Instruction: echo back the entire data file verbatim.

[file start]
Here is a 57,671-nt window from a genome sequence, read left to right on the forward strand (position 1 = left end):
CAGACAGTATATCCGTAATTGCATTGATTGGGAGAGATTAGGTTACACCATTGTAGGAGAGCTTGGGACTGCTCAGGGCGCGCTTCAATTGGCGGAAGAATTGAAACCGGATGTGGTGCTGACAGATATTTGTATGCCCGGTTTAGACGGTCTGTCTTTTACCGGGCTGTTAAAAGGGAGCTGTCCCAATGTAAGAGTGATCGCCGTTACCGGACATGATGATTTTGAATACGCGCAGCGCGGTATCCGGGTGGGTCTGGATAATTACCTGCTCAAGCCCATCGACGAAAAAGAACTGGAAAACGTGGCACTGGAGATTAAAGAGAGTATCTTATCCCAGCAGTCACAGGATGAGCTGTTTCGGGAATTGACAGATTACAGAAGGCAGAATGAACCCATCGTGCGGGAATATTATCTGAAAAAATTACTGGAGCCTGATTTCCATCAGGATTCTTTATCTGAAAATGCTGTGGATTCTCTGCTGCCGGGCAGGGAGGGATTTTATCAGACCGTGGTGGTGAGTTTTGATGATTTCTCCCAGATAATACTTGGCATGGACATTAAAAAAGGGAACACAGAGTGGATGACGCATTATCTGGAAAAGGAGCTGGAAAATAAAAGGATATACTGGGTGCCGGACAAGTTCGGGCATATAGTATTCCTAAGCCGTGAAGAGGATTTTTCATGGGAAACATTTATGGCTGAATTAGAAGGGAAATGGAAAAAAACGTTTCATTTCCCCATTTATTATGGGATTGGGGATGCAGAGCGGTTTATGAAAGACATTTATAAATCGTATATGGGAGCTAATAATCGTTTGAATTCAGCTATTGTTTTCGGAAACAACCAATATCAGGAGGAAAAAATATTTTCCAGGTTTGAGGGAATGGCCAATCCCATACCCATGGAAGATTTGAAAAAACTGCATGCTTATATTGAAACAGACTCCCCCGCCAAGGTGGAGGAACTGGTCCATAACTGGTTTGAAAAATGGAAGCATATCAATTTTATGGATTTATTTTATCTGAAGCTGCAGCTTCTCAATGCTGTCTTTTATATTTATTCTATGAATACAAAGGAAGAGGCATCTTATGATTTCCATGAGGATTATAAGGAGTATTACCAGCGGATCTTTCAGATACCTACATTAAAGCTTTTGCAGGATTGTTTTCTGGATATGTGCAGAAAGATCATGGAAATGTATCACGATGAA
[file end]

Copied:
Here is a 57,671-nt window from a genome sequence, read left to right on the forward strand (position 1 = left end):
CAGACAGTATATCCGTAATTGCATTGATTGGGAGAGATTAGGTTACACCATTGTAGGAGAGCTTGGGACTGCTCAGGGCGCGCTTCAATTGGCGGAAGAATTGAAACCGGATGTGGTGCTGACAGATATTTGTATGCCCGGTTTAGACGGTCTGTCTTTTACCGGGCTGTTAAAAGGGAGCTGTCCCAATGTAAGAGTGATCGCCGTTACCGGACATGATGATTTTGAATACGCGCAGCGCGGTATCCGGGTGGGTCTGGATAATTACCTGCTCAAGCCCATCGACGAAAAAGAACTGGAAAACGTGGCACTGGAGATTAAAGAGAGTATCTTATCCCAGCAGTCACAGGATGAGCTGTTTCGGGAATTGACAGATTACAGAAGGCAGAATGAACCCATCGTGCGGGAATATTATCTGAAAAAATTACTGGAGCCTGATTTCCATCAGGATTCTTTATCTGAAAATGCTGTGGATTCTCTGCTGCCGGGCAGGGAGGGATTTTATCAGACCGTGGTGGTGAGTTTTGATGATTTCTCCCAGATAATACTTGGCATGGACATTAAAAAAGGGAACACAGAGTGGATGACGCATTATCTGGAAAAGGAGCTGGAAAATAAAAGGATATACTGGGTGCCGGACAAGTTCGGGCATATAGTATTCCTAAGCCGTGAAGAGGATTTTTCATGGGAAACATTTATGGCTGAATTAGAAGGGAAATGGAAAAAAACGTTTCATTTCCCCATTTATTATGGGATTGGGGATGCAGAGCGGTTTATGAAAGACATTTATAAATCGTATATGGGAGCTAATAATCGTTTGAATTCAGCTATTGTTTTCGGAAACAACCAATATCAGGAGGAAAAAATATTTTCCAGGTTTGAGGGAATGGCCAATCCCATACCCATGGAAGATTTGAAAAAACTGCATGCTTATATTGAAACAGACTCCCCCGCCAAGGTGGAGGAACTGGTCCATAACTGGTTTGAAAAATGGAAGCATATCAATTTTATGGATTTATTTTATCTGAAGCTGCAGCTTCTCAATGCTGTCTTTTATATTTATTCTATGAATACAAAGGAAGAGGCATCTTATGATTTCCATGAGGATTATAAGGAGTATTACCAGCGGATCTTTCAGATACCTACATTAAAGCTTTTGCAGGATTGTTTTCTGGATATGTGCAGAAAGATCATGGAAATGTATCACGATGAA